Queensland Men Can Finally Get Their Historical Gay Convictions Expunged


Gay Queensland men will now be able to apply to have their historical gay sex convictions expunged from their criminal records.

Homosexual sex was decriminalised in Queensland in 1991, but men who were charged for consensual activity under several laws prior to that still hold the criminal convictions.

On Tuesday night, the Queensland government passed legislation to establish an expungement scheme that Attorney-General Yvette D’Ath described as “a humble but meaningful measure of restorative justice to those who have suffered as a result” of the historical convictions.

“Such convictions were not only unjust but they could also have far-reaching effects on a person’s employment and travel,” she said.

“They will now be able to apply to have such convictions expunged from their record.”

One such man, Alan Raabe (pictured, centre), was charged with aggravated sexual assault after he brushed the groin of an undercover police officer who had lured him into a sting at a Cairns beat in 1988.

“As far as I am aware I’m the only person affected by these laws who has been prepared to speak publicly about this,” he told a government committee hearing earlier this year.

“This is possibly an indication of the fear and the shame that still surrounds [the convictions] to this very day.

“To have these crimes expunged will go a huge way towards to dealing with this.”

Shadow Attorney-General Ian Walker said the LNP opposition supported the bill and recognised the significance of the scheme to the impacted men.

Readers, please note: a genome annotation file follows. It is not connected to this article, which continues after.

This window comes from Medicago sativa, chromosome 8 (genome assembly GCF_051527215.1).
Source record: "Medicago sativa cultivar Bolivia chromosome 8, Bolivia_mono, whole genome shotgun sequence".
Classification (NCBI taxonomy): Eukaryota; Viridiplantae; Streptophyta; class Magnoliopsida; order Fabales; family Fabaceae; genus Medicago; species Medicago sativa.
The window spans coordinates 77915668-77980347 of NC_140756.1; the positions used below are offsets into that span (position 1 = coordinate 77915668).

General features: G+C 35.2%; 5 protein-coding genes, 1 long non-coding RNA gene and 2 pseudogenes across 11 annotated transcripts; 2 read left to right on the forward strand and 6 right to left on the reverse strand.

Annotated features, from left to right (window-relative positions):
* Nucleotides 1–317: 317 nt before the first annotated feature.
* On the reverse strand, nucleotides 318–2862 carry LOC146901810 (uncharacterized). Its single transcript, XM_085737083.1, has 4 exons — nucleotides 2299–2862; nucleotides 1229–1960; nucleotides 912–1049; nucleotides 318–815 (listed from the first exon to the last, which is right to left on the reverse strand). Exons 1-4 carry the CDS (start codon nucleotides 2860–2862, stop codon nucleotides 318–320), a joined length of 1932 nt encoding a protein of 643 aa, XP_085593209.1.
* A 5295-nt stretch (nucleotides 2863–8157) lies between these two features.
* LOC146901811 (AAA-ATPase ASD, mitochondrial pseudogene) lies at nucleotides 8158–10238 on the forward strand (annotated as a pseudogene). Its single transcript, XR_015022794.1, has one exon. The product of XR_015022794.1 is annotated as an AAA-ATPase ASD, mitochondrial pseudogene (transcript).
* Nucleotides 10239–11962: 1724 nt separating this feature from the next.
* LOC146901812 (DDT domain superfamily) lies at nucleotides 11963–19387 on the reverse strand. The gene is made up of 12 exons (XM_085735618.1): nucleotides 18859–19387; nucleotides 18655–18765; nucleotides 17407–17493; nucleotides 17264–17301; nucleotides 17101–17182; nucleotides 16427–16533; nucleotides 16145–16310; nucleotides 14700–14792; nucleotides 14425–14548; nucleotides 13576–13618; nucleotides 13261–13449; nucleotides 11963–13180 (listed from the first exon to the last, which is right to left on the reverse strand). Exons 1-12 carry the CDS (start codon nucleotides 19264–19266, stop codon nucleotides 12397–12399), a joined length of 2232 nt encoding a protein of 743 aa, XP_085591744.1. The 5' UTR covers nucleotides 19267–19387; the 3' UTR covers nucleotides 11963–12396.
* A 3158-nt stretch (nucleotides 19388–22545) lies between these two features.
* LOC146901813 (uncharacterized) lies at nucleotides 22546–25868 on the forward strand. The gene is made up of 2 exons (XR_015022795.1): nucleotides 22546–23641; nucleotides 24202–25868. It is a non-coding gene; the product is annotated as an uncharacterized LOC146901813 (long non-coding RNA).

“We hope the processes are simple and efficient for those involved and this goes some way towards easing the pain and suffering caused to many in years gone by,” he said.

Amendments to the legislation moved by Ms D’ath allow offences to be expunged if they occurred in a public place, addressing concerns an earlier version of the expungement scheme would not have allowed convictions for consensual activity at gay beats to be expunged.

According to the amendments, the activity must not have been seen by a witness without that person taking an “abnormal or unusual action.”

In May, Premier Annastacia Palaszczuk apologised on behalf of the parliament and the people of Queensland to the gay men who were charged under the historical laws.

Under the expungement scheme legislation, a person can apply to the Department of Justice and Attorney General to have records expunged for eligible offences if they were charged or convicted under the law, as it stood, before the state decriminalised consensual adult homosexual activity on 19 January 1991.

(Photo by LGBTI Legal Service)

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